Learning in London!

I am not doing an internship this semester in London, but I am taking 12 credits of regular classes! I am taking a history course, a gender, sexuality, and women’s studies course, an English composition course and a business economics course. 

My history class is titled Modern Britain and focuses on Britain in the 20th century, as it moved from imperialism during the tail end of the Edwardian era to globalism and multiculturalism at the end of the century. It’s been amazing as we go on many field studies to museums such as the Victoria and Albert and the Imperial War Museum. My GSWS course is titled Feminist Britain and focuses on exploring activism in the city beginning in the mid-1700s through to the present day. I’ve already read some incredible academic pieces and primary sources from specific campaigns and activists. My writing course is titled Writing the City: London. I’ve never taken a creative writing course before. Though very new, I appreciate the opportunity to study something outside of my comfort zone. My final course is a business course on International Economics. I enjoy this class as it grounds me in the familiar knowledge base I’ve built at Pitt but consists of entirely new content.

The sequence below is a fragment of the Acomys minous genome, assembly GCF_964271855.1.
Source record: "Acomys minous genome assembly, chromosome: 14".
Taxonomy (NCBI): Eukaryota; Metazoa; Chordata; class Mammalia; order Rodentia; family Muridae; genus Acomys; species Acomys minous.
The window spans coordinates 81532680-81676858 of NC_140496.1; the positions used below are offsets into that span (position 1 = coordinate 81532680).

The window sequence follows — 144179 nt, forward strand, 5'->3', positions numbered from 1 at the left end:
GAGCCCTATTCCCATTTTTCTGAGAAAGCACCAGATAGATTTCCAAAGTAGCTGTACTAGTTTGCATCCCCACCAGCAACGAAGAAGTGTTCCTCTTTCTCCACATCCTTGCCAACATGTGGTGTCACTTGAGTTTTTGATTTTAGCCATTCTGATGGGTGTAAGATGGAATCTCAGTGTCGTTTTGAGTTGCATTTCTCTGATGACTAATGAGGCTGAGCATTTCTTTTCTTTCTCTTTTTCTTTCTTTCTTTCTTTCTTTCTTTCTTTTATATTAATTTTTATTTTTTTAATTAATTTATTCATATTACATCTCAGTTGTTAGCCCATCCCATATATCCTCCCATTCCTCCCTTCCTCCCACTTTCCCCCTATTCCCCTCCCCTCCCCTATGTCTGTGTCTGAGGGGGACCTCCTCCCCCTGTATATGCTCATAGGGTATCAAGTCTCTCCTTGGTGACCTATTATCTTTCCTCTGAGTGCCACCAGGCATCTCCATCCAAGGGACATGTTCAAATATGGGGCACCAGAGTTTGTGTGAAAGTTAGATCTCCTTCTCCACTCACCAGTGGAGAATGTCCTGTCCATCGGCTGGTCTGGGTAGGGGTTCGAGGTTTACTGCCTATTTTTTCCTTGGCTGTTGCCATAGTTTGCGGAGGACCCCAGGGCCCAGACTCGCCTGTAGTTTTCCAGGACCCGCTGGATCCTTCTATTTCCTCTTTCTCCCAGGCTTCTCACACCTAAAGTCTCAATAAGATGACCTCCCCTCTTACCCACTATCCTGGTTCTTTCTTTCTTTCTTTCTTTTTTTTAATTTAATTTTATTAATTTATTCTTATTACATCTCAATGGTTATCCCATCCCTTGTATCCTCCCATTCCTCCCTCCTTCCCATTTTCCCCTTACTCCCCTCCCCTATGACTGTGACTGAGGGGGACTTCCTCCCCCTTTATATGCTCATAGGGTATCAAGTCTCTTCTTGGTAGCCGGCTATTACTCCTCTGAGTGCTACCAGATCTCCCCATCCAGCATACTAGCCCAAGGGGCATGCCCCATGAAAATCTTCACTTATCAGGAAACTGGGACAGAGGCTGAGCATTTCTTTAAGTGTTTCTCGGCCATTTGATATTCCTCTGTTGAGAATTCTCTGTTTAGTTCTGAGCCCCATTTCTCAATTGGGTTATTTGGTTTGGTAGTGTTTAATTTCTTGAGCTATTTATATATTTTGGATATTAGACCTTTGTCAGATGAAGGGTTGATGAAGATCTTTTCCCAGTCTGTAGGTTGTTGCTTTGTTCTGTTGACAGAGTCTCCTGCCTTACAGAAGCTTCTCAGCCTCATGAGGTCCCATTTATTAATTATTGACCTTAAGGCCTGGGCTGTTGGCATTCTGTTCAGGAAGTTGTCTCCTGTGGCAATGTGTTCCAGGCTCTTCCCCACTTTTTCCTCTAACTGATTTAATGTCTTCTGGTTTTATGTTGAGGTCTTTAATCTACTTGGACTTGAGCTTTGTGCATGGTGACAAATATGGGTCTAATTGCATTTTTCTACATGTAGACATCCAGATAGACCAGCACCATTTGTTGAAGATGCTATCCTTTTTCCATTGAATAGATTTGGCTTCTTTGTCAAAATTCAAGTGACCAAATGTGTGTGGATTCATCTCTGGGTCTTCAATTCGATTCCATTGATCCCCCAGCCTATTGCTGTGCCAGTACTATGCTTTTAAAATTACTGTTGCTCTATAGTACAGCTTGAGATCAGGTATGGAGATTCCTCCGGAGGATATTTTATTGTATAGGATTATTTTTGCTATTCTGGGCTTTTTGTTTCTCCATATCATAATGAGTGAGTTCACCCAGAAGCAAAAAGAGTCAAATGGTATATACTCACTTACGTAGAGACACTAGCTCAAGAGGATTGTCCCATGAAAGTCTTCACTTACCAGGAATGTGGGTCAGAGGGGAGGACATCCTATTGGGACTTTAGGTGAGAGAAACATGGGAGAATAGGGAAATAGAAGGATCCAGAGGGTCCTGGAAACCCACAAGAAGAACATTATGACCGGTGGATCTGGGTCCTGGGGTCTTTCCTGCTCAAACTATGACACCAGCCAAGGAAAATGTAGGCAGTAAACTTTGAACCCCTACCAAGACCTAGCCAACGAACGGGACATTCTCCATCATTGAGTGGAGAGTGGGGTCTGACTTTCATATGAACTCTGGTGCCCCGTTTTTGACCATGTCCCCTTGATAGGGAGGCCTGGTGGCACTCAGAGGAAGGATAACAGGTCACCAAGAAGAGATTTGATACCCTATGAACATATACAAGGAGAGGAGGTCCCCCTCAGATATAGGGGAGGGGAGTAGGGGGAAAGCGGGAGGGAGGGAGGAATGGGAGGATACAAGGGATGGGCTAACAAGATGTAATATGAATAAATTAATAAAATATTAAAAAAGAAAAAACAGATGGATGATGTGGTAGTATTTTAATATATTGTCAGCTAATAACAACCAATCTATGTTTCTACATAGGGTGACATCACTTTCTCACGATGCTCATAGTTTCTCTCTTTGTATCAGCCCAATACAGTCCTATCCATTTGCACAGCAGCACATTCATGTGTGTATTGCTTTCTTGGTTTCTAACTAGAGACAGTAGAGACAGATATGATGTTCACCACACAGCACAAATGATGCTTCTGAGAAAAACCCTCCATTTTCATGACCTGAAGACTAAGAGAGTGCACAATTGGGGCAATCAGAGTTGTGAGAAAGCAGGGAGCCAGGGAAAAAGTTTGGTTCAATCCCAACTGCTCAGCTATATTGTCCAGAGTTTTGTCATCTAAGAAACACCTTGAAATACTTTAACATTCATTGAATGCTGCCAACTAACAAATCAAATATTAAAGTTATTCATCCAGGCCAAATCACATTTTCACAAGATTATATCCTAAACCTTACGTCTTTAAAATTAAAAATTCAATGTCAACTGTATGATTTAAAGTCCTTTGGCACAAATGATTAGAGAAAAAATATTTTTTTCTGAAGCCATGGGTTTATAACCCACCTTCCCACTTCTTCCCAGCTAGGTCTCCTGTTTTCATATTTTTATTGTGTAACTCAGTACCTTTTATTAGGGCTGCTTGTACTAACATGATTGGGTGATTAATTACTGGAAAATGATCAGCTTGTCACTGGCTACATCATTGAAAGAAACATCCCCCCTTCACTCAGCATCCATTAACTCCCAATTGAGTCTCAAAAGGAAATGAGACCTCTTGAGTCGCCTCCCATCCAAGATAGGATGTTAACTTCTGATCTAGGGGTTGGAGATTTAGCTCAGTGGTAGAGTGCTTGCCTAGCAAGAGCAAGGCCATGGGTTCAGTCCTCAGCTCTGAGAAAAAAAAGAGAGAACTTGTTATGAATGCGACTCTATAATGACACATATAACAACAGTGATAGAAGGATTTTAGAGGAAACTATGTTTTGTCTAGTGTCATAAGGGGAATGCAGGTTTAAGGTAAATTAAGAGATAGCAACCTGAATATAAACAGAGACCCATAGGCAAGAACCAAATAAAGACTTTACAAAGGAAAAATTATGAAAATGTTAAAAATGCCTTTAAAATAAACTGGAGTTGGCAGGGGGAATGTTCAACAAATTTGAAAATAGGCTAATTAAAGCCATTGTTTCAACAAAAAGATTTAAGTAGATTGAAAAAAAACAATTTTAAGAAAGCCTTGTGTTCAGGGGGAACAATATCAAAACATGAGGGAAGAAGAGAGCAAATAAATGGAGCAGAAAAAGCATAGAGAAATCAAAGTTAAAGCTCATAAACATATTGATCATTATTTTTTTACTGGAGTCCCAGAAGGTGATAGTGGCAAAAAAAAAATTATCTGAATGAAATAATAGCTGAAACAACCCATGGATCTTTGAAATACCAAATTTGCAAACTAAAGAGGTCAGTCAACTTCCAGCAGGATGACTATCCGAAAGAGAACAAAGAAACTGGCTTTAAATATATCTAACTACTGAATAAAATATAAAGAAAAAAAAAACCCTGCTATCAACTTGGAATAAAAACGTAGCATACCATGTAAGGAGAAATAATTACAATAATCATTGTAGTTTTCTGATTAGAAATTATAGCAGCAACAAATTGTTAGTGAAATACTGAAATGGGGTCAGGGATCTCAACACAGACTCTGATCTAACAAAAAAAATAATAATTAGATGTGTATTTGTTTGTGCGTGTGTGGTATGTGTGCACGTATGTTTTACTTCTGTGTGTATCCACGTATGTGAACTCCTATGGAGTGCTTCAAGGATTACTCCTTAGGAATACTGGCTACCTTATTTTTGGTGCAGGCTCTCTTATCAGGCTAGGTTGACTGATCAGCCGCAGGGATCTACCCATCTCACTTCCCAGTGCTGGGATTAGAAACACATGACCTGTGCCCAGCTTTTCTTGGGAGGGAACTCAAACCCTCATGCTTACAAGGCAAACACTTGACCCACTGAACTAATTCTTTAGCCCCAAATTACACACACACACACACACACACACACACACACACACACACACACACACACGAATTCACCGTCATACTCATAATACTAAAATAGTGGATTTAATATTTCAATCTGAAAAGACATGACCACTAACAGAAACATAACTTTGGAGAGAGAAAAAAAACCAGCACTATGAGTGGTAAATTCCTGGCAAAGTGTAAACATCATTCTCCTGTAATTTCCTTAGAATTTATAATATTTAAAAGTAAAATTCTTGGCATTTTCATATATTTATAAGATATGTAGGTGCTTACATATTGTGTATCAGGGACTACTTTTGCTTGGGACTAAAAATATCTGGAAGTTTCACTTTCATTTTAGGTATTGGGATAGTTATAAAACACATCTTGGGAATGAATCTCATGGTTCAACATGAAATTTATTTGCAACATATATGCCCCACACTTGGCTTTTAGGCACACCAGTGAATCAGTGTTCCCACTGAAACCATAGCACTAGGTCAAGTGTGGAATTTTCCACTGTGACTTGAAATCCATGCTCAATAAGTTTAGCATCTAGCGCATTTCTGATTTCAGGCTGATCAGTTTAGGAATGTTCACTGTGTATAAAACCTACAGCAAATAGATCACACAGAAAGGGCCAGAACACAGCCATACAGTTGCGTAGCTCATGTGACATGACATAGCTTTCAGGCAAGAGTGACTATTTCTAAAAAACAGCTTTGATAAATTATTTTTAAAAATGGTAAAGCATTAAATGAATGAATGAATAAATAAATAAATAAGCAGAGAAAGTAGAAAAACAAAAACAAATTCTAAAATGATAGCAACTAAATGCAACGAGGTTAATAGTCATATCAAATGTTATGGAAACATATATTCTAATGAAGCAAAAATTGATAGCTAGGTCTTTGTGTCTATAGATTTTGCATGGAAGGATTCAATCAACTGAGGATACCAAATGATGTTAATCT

Some key skills and strengths needed for success in this academic environment are time management, proactivity, and a global perspective. Taking less than 15 credits has helped me free up some space in my schedule, but strong time management and planning skills are still needed to balance exploring London while finishing all my academic work. Proactivity ties into this as well. A global perspective is necessary because many of my classes don’t analyse things, whether feminism or economic models, from the American perspective I’m accustomed to using. Keeping an open mind and actively looking from different perspectives is essential to doing well. 

I know that the culture is very different between American colleges and British uni, down to what we call it. However, the academic culture of the program isn’t too different. Some of my professors even use the American grading system, and they’re not all English. The biggest change has been the length of the classes. Classes are over 3 hours long. It takes real effort to stay attentive despite interesting content, which I’ve never had difficulty with before. I’ve also had to adapt to writing in British English. But other than an overuse of the vowel U and a distaste for the letter Z, it’s not been terribly different. Overall my classes have been great so far, and I can barely wait to delve deeper into them!